#10 – Be present – Meet your people commitments. Make and start meetings on time. Make time and space for team and individual communication. Put aside personal feelings about personality to seek people-centred solutions. Delegate appropriately and without opacity. Give space for individual creativity or innovation and spare blushes at glorious failure. By your presence define a culture that respects individual and team contribution. Give constructive feedback in a timely manner. Communicate targets with clarity. Pay attention to the whole person, not just outputs.

People are messy. Complicated, contradictory, contrary and confusing. You can only see them fully by being present. An impatient, invisible, irascible manager does not see people. They merely see obstacles to the imposition of their will or that of the organisation. They do not hear the nuance of what people are telling them. They fail the business and the people who make it function and who deliver profitability.

So, there you have it. 25 words. You’ll forget them by the end of the day and you’ll pick up the latest tome from Gladwell at the airport and wrestle on the plane home with how on earth to apply the lessons back in the real world when all you need are those 25 words.




  1. It can’t be this simple. Otherwise why would we need all these books and fancy development programmes and consultants?


    1. It could be. But we forget or ignore that simplicity. So we DO need all that stuff if only to kick us up the arse to remind us of what we already knew.

  2. We question simplicity so make things complicated.
    I think this could catch on.

    1. Someone just needs to write the procedure manual and enshrine the policy…

  3. There you go another management manual in the making, keep it simple

  4. Real life situations in the workplace are more complex than the simple management styles listed above.

    1. The situations are complex. How we behave in solving them need not be.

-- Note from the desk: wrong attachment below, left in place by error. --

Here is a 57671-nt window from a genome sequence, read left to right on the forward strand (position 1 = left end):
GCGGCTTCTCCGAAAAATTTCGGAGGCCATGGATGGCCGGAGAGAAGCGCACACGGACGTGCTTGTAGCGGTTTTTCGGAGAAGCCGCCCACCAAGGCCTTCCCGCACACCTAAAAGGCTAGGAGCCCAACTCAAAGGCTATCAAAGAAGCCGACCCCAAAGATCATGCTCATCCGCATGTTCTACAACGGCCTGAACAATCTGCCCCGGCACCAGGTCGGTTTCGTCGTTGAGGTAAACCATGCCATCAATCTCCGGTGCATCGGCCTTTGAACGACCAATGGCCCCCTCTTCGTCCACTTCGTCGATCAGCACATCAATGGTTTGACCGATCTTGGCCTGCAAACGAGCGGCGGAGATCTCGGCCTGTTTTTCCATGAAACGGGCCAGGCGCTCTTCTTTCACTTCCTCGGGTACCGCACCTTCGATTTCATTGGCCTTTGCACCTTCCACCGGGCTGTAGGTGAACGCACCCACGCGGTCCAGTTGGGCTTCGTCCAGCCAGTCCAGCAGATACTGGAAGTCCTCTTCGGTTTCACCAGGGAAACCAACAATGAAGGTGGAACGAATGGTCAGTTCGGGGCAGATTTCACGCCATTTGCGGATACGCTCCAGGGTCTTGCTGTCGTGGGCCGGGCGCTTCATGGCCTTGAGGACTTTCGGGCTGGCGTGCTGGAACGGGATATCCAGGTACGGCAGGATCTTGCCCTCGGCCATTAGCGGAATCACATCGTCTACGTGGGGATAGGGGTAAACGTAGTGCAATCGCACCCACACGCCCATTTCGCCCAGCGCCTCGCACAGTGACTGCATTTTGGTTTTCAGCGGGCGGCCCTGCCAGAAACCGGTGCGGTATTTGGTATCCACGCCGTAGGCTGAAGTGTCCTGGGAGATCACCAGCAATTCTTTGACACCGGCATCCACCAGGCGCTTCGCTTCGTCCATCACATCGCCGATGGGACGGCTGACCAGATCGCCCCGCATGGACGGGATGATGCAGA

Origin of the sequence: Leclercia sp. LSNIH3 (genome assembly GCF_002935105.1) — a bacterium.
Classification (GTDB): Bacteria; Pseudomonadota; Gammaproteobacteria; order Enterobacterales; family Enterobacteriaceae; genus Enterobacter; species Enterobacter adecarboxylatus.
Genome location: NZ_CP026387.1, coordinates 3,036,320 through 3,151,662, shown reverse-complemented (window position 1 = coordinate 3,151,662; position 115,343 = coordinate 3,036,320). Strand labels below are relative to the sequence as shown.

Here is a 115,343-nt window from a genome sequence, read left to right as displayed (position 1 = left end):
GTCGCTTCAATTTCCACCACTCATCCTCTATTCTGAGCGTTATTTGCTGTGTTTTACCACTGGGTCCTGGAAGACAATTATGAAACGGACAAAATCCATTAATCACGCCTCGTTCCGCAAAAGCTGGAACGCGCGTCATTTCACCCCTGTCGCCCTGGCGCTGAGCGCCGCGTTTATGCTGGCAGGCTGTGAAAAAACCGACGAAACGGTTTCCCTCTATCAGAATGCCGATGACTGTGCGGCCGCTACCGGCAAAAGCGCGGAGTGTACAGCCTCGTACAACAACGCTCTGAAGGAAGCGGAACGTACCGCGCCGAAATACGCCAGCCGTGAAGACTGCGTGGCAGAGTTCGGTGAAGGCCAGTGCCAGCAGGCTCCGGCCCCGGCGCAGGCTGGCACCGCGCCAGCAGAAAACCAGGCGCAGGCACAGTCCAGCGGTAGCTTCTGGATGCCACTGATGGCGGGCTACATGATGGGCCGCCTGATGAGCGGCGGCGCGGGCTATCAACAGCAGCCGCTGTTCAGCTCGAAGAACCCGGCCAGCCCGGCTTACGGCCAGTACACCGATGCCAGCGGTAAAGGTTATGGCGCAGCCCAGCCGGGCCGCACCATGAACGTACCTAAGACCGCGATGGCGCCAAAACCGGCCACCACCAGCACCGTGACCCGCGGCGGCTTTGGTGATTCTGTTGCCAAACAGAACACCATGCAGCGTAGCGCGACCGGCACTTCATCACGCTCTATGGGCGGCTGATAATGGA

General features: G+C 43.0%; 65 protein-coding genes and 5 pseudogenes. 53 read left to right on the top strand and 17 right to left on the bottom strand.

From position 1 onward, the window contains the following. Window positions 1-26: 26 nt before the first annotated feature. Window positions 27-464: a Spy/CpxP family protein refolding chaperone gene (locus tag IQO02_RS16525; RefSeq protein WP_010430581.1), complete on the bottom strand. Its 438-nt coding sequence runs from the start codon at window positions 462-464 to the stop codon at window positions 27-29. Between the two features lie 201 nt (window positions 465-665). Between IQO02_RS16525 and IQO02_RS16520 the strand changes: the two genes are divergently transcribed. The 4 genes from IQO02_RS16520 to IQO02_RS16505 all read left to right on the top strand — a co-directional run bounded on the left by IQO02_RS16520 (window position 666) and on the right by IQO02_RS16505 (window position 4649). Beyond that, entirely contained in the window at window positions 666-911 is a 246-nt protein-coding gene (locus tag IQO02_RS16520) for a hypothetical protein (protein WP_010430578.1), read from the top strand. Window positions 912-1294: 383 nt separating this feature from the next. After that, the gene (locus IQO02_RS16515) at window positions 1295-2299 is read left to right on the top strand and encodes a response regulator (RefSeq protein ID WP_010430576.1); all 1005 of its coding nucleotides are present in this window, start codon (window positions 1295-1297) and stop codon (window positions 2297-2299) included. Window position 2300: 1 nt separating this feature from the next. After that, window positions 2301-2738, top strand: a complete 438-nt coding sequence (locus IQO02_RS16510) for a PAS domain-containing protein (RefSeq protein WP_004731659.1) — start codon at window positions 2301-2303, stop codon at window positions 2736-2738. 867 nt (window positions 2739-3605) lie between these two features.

1. Agreed! “How we behave …” …just came across this yesterday. When I saw the list from a tweet … without even yet reading your post … I thought I wa reading an improv related post. I look at workspace cultural shifts where behavior design and servant leadership philosophies intersect, inspired by improv practices – and your twent five words are the fabulous nutshell!

      2. Thanks Shirley. This post is by far the most popular one I’ve written. Really seems to have struck a chord with people.

  5. […] Simon Heath manages to distill the canon of leadership into 25 words. Want to consume volume after endless volume? Go for it. But if you'd like to make some headway today, right now, start with @SimonHeath1. After reading this work you may not need those other tomes after all […]

  6. […] in management theory and neuroscience. However, an article in Gizmodo caught my eye today and, following on from the theme in Twenty Five, it is by no means certain that any of you lazy buggers has even read past the introductions and […]

  7. […] Just as all the guff from a thousand management books can be distilled down into a simple twenty fi…, so figuring out how we’re doing could be made so much simpler. If your manager lives by those twenty five words, the following will be perfectly workable. […]